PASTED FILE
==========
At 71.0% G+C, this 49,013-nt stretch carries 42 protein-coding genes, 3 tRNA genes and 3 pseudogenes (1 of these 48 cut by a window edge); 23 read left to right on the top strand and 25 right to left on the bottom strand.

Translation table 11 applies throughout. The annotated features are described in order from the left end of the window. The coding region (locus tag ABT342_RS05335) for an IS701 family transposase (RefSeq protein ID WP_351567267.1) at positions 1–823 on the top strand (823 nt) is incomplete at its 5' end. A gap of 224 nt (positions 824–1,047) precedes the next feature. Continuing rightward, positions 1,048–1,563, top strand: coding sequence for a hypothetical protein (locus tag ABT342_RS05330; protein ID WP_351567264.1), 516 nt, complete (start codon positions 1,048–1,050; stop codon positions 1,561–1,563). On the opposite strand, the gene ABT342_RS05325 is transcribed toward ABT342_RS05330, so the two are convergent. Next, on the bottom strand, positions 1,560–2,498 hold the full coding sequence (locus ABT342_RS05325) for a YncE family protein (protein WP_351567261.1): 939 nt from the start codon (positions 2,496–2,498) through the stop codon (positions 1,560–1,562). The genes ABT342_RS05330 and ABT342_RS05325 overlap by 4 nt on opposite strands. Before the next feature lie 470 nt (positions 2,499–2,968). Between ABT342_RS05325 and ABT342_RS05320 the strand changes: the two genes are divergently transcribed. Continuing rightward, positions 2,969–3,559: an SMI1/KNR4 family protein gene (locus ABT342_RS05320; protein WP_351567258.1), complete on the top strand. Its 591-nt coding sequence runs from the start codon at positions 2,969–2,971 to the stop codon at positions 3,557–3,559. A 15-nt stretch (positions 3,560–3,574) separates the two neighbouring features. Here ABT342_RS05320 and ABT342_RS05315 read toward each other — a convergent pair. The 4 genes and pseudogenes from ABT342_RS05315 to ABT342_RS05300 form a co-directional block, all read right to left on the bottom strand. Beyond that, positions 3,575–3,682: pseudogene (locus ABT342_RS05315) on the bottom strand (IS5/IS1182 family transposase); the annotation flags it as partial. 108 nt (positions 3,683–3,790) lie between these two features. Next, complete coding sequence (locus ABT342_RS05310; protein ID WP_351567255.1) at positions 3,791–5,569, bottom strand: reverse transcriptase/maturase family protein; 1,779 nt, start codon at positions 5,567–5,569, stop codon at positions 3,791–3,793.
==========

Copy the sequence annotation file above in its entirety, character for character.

At 71.0% G+C, this 49,013-nt stretch carries 42 protein-coding genes, 3 tRNA genes and 3 pseudogenes (1 of these 48 cut by a window edge); 23 read left to right on the top strand and 25 right to left on the bottom strand.

Translation table 11 applies throughout. The annotated features are described in order from the left end of the window. The coding region (locus tag ABT342_RS05335) for an IS701 family transposase (RefSeq protein ID WP_351567267.1) at positions 1–823 on the top strand (823 nt) is incomplete at its 5' end. A gap of 224 nt (positions 824–1,047) precedes the next feature. Continuing rightward, positions 1,048–1,563, top strand: coding sequence for a hypothetical protein (locus tag ABT342_RS05330; protein ID WP_351567264.1), 516 nt, complete (start codon positions 1,048–1,050; stop codon positions 1,561–1,563). On the opposite strand, the gene ABT342_RS05325 is transcribed toward ABT342_RS05330, so the two are convergent. Next, on the bottom strand, positions 1,560–2,498 hold the full coding sequence (locus ABT342_RS05325) for a YncE family protein (protein WP_351567261.1): 939 nt from the start codon (positions 2,496–2,498) through the stop codon (positions 1,560–1,562). The genes ABT342_RS05330 and ABT342_RS05325 overlap by 4 nt on opposite strands. Before the next feature lie 470 nt (positions 2,499–2,968). Between ABT342_RS05325 and ABT342_RS05320 the strand changes: the two genes are divergently transcribed. Continuing rightward, positions 2,969–3,559: an SMI1/KNR4 family protein gene (locus ABT342_RS05320; protein WP_351567258.1), complete on the top strand. Its 591-nt coding sequence runs from the start codon at positions 2,969–2,971 to the stop codon at positions 3,557–3,559. A 15-nt stretch (positions 3,560–3,574) separates the two neighbouring features. Here ABT342_RS05320 and ABT342_RS05315 read toward each other — a convergent pair. The 4 genes and pseudogenes from ABT342_RS05315 to ABT342_RS05300 form a co-directional block, all read right to left on the bottom strand. Beyond that, positions 3,575–3,682: pseudogene (locus ABT342_RS05315) on the bottom strand (IS5/IS1182 family transposase); the annotation flags it as partial. 108 nt (positions 3,683–3,790) lie between these two features. Next, complete coding sequence (locus ABT342_RS05310; protein ID WP_351567255.1) at positions 3,791–5,569, bottom strand: reverse transcriptase/maturase family protein; 1,779 nt, start codon at positions 5,567–5,569, stop codon at positions 3,791–3,793.